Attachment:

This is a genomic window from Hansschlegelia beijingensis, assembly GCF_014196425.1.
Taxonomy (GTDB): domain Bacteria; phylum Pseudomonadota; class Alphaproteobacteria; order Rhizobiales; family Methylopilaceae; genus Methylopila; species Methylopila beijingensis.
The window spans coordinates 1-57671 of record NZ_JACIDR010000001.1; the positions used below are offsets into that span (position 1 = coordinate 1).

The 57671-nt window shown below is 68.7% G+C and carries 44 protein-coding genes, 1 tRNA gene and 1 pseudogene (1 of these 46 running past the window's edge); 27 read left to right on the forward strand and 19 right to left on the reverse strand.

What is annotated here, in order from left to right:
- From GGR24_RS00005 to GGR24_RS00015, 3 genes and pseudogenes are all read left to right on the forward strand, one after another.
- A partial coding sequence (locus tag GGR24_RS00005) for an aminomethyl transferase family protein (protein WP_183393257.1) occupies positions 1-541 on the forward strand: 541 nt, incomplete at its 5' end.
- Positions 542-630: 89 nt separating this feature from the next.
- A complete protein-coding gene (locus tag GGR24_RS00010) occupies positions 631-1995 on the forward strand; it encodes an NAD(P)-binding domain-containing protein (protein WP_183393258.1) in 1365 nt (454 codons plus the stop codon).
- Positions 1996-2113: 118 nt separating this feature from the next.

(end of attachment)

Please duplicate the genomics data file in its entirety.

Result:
This is a genomic window from Hansschlegelia beijingensis, assembly GCF_014196425.1.
Taxonomy (GTDB): domain Bacteria; phylum Pseudomonadota; class Alphaproteobacteria; order Rhizobiales; family Methylopilaceae; genus Methylopila; species Methylopila beijingensis.
The window spans coordinates 1-57671 of record NZ_JACIDR010000001.1; the positions used below are offsets into that span (position 1 = coordinate 1).

The 57671-nt window shown below is 68.7% G+C and carries 44 protein-coding genes, 1 tRNA gene and 1 pseudogene (1 of these 46 running past the window's edge); 27 read left to right on the forward strand and 19 right to left on the reverse strand.

What is annotated here, in order from left to right:
- From GGR24_RS00005 to GGR24_RS00015, 3 genes and pseudogenes are all read left to right on the forward strand, one after another.
- A partial coding sequence (locus tag GGR24_RS00005) for an aminomethyl transferase family protein (protein WP_183393257.1) occupies positions 1-541 on the forward strand: 541 nt, incomplete at its 5' end.
- Positions 542-630: 89 nt separating this feature from the next.
- A complete protein-coding gene (locus tag GGR24_RS00010) occupies positions 631-1995 on the forward strand; it encodes an NAD(P)-binding domain-containing protein (protein WP_183393258.1) in 1365 nt (454 codons plus the stop codon).
- Positions 1996-2113: 118 nt separating this feature from the next.